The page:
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Letters to the 107th Congress

April 24, 2002

Honorable F. James Sensenbrenner, Jr.
Chairman, Committee on the Judiciary
U.S. House of Representatives
Washington, DC 20515

Dear Mr. Chairman:

We are writing to convey our continued support for the Judicial Conduct and Disability Act of 1980, 28 U.S.C. 372(c), and to applaud your committee's efforts to raise awareness about the statute and improve its administration by incorporating into H.R. 3892 several of the recommendations included in the Report of the National Commission on Judicial Discipline and Removal.

In 1993, the ABA appointed a special Task Force to review the work of the National Commission. The Task Force concluded, as did the Commission, that the judicial discipline statute was basically sound, but that certain changes in practice and procedure would improve its administration. While the Task Force generally concurred with many of the recommendations proposed by the National Commission, ABA-adopted policy focused on only three, considered to be particularly appropriate for ABA comment.

The ABA policy emphasizes the need to increase awareness and understanding of the judicial discipline statute. By removing the discipline provisions from 372(c) of Title 28 of the United States Code and codifying them in their own separate chapter of Title 28, H.R. 3892 signals the importance of these provisions and raises their visibility. The ABA will follow up by renewing its efforts to increase awareness of the availability of procedures for handling complaints and disciplining federal judicial officers among the practicing bar.

The Association's policy also recommends that the Federal Judiciary adopt procedures to make it easier for lawyers to bring serious misconduct to the attention of the Chief Judge anonymously. Even though the discipline statute was amended in 1990 to allow the Chief Judge to identify a complaint, thereby dispensing with the need for a complainant to file a signed complaint, lawyers with legitimate complaints are still wary of personal disclosure. One possible solution is to establish committees within each circuit, broadly representative of the bar (and possibly including lay persons) to provide a vehicle for presentation of complaints to the Chief Judge, and to work with the Chief Judge to identify instances or patterns of alleged judicial misconduct.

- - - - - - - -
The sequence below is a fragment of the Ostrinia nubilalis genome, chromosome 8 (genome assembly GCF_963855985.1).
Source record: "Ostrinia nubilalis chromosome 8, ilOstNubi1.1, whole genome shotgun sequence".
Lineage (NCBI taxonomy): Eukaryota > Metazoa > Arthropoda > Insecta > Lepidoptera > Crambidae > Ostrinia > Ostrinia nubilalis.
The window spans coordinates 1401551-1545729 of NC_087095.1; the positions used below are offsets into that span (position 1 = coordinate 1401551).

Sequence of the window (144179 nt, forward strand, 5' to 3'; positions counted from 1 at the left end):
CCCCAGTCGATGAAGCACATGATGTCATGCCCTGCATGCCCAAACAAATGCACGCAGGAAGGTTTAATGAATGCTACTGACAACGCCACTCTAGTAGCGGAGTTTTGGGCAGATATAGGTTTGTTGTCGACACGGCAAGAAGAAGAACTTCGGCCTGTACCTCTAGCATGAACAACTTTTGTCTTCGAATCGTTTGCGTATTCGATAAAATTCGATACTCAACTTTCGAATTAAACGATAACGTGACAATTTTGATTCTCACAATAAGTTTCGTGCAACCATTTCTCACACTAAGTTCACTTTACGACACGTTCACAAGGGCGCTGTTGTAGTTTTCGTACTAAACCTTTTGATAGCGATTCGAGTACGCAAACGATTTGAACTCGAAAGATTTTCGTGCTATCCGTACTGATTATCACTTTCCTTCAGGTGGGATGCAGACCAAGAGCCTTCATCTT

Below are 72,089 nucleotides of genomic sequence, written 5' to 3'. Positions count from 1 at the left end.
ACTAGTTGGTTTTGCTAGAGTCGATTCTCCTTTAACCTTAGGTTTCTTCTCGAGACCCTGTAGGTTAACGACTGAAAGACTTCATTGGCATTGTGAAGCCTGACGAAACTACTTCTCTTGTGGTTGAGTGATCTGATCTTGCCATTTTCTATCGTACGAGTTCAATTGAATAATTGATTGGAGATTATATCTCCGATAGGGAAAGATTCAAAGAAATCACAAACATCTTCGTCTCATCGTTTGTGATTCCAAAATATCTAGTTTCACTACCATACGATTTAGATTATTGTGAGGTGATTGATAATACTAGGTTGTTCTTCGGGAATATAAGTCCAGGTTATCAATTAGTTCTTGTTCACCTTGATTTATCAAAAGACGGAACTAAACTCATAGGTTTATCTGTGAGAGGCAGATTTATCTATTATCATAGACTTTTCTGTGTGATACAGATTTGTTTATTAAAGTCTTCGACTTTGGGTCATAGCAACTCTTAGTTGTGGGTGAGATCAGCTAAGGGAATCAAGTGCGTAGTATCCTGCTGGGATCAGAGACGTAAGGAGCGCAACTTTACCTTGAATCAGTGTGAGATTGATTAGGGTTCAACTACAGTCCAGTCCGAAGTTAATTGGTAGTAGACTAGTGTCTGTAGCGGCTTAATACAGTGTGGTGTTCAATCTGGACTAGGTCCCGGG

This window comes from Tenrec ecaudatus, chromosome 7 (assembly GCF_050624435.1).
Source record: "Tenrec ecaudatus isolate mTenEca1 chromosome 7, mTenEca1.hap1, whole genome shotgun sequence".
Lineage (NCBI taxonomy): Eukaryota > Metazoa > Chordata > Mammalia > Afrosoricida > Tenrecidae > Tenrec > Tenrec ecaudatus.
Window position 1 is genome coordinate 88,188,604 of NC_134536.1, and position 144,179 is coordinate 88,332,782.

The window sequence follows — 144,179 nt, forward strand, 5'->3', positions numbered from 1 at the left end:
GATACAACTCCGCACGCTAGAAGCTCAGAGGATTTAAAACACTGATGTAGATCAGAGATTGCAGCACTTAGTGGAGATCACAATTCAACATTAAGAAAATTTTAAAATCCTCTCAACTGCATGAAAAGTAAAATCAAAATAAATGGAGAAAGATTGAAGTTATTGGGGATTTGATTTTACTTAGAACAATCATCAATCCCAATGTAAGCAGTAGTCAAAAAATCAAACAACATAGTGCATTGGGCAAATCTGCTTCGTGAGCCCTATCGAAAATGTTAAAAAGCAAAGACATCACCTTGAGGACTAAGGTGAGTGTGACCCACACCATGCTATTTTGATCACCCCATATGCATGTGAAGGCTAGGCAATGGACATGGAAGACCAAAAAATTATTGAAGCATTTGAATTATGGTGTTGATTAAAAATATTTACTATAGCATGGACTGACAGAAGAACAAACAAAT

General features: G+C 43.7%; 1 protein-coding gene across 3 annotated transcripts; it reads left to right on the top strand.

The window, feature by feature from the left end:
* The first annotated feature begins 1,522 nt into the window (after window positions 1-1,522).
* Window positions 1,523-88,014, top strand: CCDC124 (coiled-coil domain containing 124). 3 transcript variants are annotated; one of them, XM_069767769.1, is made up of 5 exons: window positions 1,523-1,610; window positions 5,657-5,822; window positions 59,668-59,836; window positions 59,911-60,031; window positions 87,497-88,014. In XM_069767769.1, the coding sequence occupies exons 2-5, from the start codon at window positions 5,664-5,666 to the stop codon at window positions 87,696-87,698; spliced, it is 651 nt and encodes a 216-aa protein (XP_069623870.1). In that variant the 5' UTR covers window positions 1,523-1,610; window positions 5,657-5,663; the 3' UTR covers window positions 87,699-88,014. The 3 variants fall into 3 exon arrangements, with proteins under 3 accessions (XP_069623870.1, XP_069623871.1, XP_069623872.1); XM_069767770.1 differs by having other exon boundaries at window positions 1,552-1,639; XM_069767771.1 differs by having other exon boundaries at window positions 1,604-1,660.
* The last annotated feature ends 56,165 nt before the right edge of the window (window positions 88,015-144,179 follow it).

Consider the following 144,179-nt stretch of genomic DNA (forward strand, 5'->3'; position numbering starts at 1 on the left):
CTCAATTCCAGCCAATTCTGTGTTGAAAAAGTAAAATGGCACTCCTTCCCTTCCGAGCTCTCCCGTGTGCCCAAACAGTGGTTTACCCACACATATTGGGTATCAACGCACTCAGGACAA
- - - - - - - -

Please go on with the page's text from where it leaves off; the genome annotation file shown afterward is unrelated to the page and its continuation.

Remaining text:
Another area addressed by the ABA policy urges the Judicial Conference to devise and monitor a system for the dissemination of information about complaint dispositions with the goals of developing a body of precedent and enhancing public education about judicial discipline. Currently, orders and memoranda filed by the chief judges of the various circuits are available at the clerk's office of the circuit where they were issued. Anyone wanting to study these dispositions systematically still faces formidable obstacles. Additional methods of dissemination should be explored.

The Association's specific concerns over enhancing visibility, removing deterrents to the filing of legitimate complaints, and facilitating the development of precedent in this area are not -- and should not -- be addressed in the legislation before you. Rather, in anticipation of your committee's favorable markup of H.R. 3892, we request that your committee raise these issues and urge that they be addressed by the appropriate bodies in its committee report that will accompany this bill.

Thank you for considering our views.

Sincerely,

Robert D. Evans
Director, Governmental Affairs Office

Cc: Members of House Judiciary Committee

107th Congress Letters Home

AMERICAN BAR ASSOCIATION
Governmental Affairs Office
740 Fifteenth Street, NW
Washington, DC 20005
ph: 202-662-1760
fx: 202-662-1762

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